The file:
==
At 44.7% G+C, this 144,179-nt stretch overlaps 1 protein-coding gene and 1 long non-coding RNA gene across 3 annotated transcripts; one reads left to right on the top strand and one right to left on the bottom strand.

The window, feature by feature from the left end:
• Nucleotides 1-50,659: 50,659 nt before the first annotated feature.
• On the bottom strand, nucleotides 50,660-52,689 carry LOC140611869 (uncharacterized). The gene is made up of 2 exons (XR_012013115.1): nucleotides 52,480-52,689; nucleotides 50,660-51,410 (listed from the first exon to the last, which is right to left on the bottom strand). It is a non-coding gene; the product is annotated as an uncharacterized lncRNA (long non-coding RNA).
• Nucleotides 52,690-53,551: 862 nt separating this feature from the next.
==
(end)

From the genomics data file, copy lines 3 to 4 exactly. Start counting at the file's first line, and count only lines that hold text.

• Nucleotides 1-50,659: 50,659 nt before the first annotated feature.
• On the bottom strand, nucleotides 50,660-52,689 carry LOC140611869 (uncharacterized). The gene is made up of 2 exons (XR_012013115.1): nucleotides 52,480-52,689; nucleotides 50,660-51,410 (listed from the first exon to the last, which is right to left on the bottom strand). It is a non-coding gene; the product is annotated as an uncharacterized lncRNA (long non-coding RNA).